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Linking Young Minds Together
     Volume 1 Issue 13 | November 5, 2006 |


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Twenty something
Bread and butter

Mahreen Ferdous

Application Forms. Pen. Paper. CV. I am armed to target the squads of employers. The amount of time spent on an application form is directly proportional to the average salary of the industry. That is, for every minute you spend on a investment bank application spend thirty seconds on a primary school teacher application. The strange thing about these application forms is that they have more standardized questions than the SATs. Give me an example of when you lead a team. Give me an example of a problem you solved and how. Give me an example of a time when you had to make a difficult decision. They have equally standardized answers - I am a pompous, self important, geek (I can number crunch) who can magically do everything you ever needed anyone to do.Why do they ask these questions when they tell you what they want to hear before you begin? You have to be able to work in a team and be able to work independently and have six arms so that you can type emails, make coffee and give a presentation all at the same time.

It seems that most employers want the same thing. A reasonable person with some common sense who is ready to be moulded to fit their need. Most of all someone who can do all the things that they themselves don't want to do. Of course the cherry on the cake is being able to make good tea and coffee otherwise you lose your graduate level post. Graduate level work follows the saying about children- they should be seen but not heard. At least not until they have moulded into a clone that fits into the company. The strange thing about graduate posts is that they pay to be their 'Yes Sire' person. I suppose no one would do it unless they were paid to and be powerless enough to be on a graduate post (read office scum).

As exciting as it is to find a job, the challenge really does begin when you ACTUALLY have to start working. The most difficult part, I believe.on your first serious job is that one actually has to get up in the morning. For most of us, after three years of university, the only time one really gets to see morning is when the annoying fire drill goes off in the halls of residence and you are left in the catch 22 situation of either walking out of the building in your embarrassing pyjamas or waiting for the guards to come and find you in your room and then take you out in your embarrassing pyjamas. If such is your only experience of mornings for three years, no one should be able to blame you for being terrified of them. What's more unlike university, people will actually notice if you don't turn up to work. Get a very good alarm clock, one of those which blare like a fire drill is not a bad idea at all. It will definitely get you up. An even better idea viable due to modern mobiles -make a recording of your 2 month old niece when she is crying in full volume, then set it as your alarm sound. I assure you it will work every time, it's nature's way. I also assure you that getting up in the morning is going to be the hardest thing in your office scum job. The rest is going to be everything no one else wants to do...until your promotion.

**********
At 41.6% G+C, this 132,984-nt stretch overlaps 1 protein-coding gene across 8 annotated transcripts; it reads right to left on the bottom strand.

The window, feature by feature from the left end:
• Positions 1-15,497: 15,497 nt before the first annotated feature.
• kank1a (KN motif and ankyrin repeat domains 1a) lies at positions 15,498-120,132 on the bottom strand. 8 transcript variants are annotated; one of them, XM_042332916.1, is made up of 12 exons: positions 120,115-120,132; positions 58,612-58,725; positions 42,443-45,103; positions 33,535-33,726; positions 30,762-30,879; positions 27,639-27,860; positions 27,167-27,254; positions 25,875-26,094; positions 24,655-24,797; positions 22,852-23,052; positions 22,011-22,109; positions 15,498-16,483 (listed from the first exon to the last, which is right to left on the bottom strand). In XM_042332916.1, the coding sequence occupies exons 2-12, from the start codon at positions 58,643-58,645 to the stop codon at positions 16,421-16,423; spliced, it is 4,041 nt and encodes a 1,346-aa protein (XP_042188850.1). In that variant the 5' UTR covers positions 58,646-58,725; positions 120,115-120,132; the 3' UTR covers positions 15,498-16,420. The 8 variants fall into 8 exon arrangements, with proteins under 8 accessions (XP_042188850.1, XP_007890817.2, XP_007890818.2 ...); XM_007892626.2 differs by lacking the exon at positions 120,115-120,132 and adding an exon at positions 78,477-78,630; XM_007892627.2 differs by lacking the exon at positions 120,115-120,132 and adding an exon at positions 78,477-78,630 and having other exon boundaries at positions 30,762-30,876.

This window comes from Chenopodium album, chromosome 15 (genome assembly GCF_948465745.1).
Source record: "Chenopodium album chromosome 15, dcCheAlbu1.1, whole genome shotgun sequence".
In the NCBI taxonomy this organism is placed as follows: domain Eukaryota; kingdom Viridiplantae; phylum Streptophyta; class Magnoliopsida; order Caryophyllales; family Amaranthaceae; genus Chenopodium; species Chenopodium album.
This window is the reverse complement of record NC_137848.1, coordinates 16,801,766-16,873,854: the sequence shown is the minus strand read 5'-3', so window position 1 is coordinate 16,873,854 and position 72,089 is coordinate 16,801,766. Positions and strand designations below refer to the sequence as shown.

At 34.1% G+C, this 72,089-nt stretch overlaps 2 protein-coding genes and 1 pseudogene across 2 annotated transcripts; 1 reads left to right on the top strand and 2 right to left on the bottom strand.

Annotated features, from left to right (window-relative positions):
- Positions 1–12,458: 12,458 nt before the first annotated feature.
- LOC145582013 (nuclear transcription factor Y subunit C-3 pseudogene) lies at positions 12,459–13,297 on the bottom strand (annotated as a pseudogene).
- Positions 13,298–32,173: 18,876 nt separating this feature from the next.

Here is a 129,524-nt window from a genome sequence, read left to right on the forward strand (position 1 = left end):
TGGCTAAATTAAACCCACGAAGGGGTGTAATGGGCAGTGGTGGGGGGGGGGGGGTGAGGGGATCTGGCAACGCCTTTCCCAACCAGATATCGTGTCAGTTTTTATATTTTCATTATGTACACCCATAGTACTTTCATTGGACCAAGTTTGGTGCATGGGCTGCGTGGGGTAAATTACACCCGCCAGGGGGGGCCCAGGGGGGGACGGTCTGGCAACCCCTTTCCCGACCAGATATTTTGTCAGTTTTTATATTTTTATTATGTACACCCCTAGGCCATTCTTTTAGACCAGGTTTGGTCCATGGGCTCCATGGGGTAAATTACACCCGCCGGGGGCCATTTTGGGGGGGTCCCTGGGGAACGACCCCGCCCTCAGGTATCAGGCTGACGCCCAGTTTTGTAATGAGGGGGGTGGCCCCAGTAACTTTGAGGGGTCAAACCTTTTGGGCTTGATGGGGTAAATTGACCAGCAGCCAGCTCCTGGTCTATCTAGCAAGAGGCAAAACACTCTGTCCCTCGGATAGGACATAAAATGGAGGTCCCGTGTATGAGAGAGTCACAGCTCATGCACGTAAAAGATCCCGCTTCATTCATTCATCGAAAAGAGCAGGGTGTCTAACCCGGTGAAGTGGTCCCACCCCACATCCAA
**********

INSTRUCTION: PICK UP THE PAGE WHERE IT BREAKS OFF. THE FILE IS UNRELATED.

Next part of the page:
An unsung battle that never ends


Students are given a chance to rediscover their purpose in life when they intend to pursue higher education. This period is far-reaching and has profound impact on the life of every student. But the procedure through which it can be acquired is more knotty than one can imagine.

In such a state most of us find ourselves in a dilemma concerning which field of education to adopt. Moreover the dread of an admission test is hard to sweep off the mind. It seems these assessments illuminate more than just academic zeal. It announces us as the victors convincing others of our all-embracing skills.

On the other hand, failing them can jeopardize our aspirations leaving us with a sense of unworthiness and repulsion. Yet the anticipation in between is considerably much threatening. For it is a moment of absolute uncertainty as to what awaits us. During these periods of turmoil the pressure on us is simply tremendous.

As we prepare to walk the gallows time takes on a more unforgiving pace. Making our nerves get weaker and weaker till we feel it is not there anymore. Hence the crucial wait persists. And like many of you out there the only thing left for me to do is to hope that my endeavour is paid off and I am accorded my turn of success.
p.s a student of nowhere!


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